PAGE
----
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We've all been there. Whether you're an iPhone user with iMessage or an Android user with RCS, the group chat gets crippled by that one person that doesn't have the same kind of phone as the rest. That means that the messaging protocol falls back to SMS/MMS, which is decades old and can't handle what we'd even call a small file today. But with the announcement of iOS 17 yesterday and the subsequent release of the first developer betas, it seems that Apple has a solution that didn't get talked about in the WWC keynote.

The good news is that if you're using an iPhone, that one Android user won't be able to break group texts for you anymore. The bad news is that, at least with the behavior in beta 1, it will still be broken for the Android user.

There are several features we found, which were previously exclusive to iMessage conversations:

  • You can edit texts
  • You can reply in threads
  • iMessage quality video

Editing texts and threads

Like I said, these features, at this time, are exclusive to the iPhone users on the group text. You'll be able to send that green text and edit, but any Android users in the chat will still just see the original text. Presumably, this might be remedied at some point by sending a second text to the Android user that says that the text was edited. But as it stands right now, all iPhone users in the chat will see the change, and the Android users won't.

Threads are a bit kinder to the Android users on the chat, since all of those messages will at least show up. They just won't show up in the order that you want them to.

Higher quality photos and videos

Probably the biggest problem with MMS is just that it has this tiny file size limit. It wasn't made for sending modern images taken with smartphone cameras, and those pictures are compressed. When you look at that picture on a small screen like that, it's barely noticeable, but if someone sends you a nice photo of a loved one that you want to print on something larger, it's awful. Now, when you start talking about video, it's even worse. If you take a one-minute 4K 60fps video with your iPhone and send it out over MMS, the person on the other end can barely tell what's happening in it. The higher the quality and the longer the length, the more it's compressed.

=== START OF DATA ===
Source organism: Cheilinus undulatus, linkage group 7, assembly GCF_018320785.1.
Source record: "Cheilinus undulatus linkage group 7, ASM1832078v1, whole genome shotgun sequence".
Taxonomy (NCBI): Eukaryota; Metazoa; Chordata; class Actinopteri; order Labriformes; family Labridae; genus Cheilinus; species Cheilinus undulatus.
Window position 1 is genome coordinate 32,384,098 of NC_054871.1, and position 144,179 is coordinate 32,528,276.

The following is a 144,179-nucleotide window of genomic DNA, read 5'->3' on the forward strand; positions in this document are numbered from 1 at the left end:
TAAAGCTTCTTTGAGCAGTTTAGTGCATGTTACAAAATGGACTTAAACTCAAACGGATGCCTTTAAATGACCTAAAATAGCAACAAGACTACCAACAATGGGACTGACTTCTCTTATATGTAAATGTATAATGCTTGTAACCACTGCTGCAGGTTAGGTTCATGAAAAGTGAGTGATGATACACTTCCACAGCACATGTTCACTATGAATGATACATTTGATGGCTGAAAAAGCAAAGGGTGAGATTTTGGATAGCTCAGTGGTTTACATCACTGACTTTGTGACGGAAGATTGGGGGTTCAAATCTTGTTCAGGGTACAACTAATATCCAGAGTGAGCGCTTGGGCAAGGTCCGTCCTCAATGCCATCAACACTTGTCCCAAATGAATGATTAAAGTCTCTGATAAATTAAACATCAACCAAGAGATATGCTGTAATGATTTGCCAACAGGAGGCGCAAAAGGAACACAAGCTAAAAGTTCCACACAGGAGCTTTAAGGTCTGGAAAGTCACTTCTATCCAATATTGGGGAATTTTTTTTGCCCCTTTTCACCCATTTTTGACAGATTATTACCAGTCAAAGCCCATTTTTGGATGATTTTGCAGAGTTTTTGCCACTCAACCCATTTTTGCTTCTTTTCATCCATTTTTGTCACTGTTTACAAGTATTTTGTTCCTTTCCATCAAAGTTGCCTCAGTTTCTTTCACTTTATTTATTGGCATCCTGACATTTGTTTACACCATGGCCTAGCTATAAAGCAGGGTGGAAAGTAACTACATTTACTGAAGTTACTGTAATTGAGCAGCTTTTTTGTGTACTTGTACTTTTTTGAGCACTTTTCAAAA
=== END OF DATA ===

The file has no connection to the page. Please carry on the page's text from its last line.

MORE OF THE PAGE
When sending photos in iOS 17, it's reaching the other end, to iPhone users on the group chat, at full quality. The image I sent was 4032x3024 and came in at 2.02MB. The same image went through to the other iPhone user in the chat. The Android phone got a 2048x1536 image and 725KB.

When sending video, that's where the change was really noticeable. I recorded a 4K 60fps video that was about 21 seconds in length and 157MB in size. The iPhone received a 720p 30fps video that was 17.9MB, the same quality it gets compressed to if you send over iMessage. Here's the really wild part though. The video that the Android phone received was compressed to 293KB. It had a resolution of 176x144 with a 10fps frame rate.

All of these changes are a pretty big deal, and they solve some major pain points for iPhone users. Of course, it's not the solution that people actually want, which is a common, modern protocol between all devices, so the user doesn't actually have to think about who they're sending a text to. But hey, this is only beta 1. Maybe Apple will get there by September when this actually launches. After all, if Apple wanted to keep its own users on iMessage while using RCS for the rest, this would probably be the place to start.